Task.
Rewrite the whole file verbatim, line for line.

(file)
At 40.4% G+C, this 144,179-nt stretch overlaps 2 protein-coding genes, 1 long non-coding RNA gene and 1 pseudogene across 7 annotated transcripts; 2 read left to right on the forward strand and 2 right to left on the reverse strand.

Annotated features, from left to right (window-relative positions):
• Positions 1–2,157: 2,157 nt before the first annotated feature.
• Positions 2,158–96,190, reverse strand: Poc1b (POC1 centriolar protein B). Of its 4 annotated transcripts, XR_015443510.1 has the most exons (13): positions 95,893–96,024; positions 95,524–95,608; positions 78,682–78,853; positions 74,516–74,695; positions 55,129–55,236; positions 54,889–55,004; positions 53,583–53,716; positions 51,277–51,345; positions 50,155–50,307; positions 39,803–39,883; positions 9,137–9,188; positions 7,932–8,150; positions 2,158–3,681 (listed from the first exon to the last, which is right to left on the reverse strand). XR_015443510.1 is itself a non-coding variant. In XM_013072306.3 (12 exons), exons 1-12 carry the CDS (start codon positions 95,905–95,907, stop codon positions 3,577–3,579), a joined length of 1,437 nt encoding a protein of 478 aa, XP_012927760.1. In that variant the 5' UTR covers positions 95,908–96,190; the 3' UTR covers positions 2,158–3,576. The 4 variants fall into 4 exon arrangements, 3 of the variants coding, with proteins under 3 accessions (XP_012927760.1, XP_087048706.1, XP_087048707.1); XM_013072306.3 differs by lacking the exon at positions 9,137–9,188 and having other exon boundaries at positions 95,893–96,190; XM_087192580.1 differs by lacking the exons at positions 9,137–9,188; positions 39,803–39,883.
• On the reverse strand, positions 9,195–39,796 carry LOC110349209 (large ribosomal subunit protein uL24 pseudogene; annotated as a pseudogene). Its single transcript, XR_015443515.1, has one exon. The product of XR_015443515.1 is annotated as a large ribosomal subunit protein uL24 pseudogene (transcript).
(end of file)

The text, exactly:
At 40.4% G+C, this 144,179-nt stretch overlaps 2 protein-coding genes, 1 long non-coding RNA gene and 1 pseudogene across 7 annotated transcripts; 2 read left to right on the forward strand and 2 right to left on the reverse strand.

Annotated features, from left to right (window-relative positions):
• Positions 1–2,157: 2,157 nt before the first annotated feature.
• Positions 2,158–96,190, reverse strand: Poc1b (POC1 centriolar protein B). Of its 4 annotated transcripts, XR_015443510.1 has the most exons (13): positions 95,893–96,024; positions 95,524–95,608; positions 78,682–78,853; positions 74,516–74,695; positions 55,129–55,236; positions 54,889–55,004; positions 53,583–53,716; positions 51,277–51,345; positions 50,155–50,307; positions 39,803–39,883; positions 9,137–9,188; positions 7,932–8,150; positions 2,158–3,681 (listed from the first exon to the last, which is right to left on the reverse strand). XR_015443510.1 is itself a non-coding variant. In XM_013072306.3 (12 exons), exons 1-12 carry the CDS (start codon positions 95,905–95,907, stop codon positions 3,577–3,579), a joined length of 1,437 nt encoding a protein of 478 aa, XP_012927760.1. In that variant the 5' UTR covers positions 95,908–96,190; the 3' UTR covers positions 2,158–3,576. The 4 variants fall into 4 exon arrangements, 3 of the variants coding, with proteins under 3 accessions (XP_012927760.1, XP_087048706.1, XP_087048707.1); XM_013072306.3 differs by lacking the exon at positions 9,137–9,188 and having other exon boundaries at positions 95,893–96,190; XM_087192580.1 differs by lacking the exons at positions 9,137–9,188; positions 39,803–39,883.
• On the reverse strand, positions 9,195–39,796 carry LOC110349209 (large ribosomal subunit protein uL24 pseudogene; annotated as a pseudogene). Its single transcript, XR_015443515.1, has one exon. The product of XR_015443515.1 is annotated as a large ribosomal subunit protein uL24 pseudogene (transcript).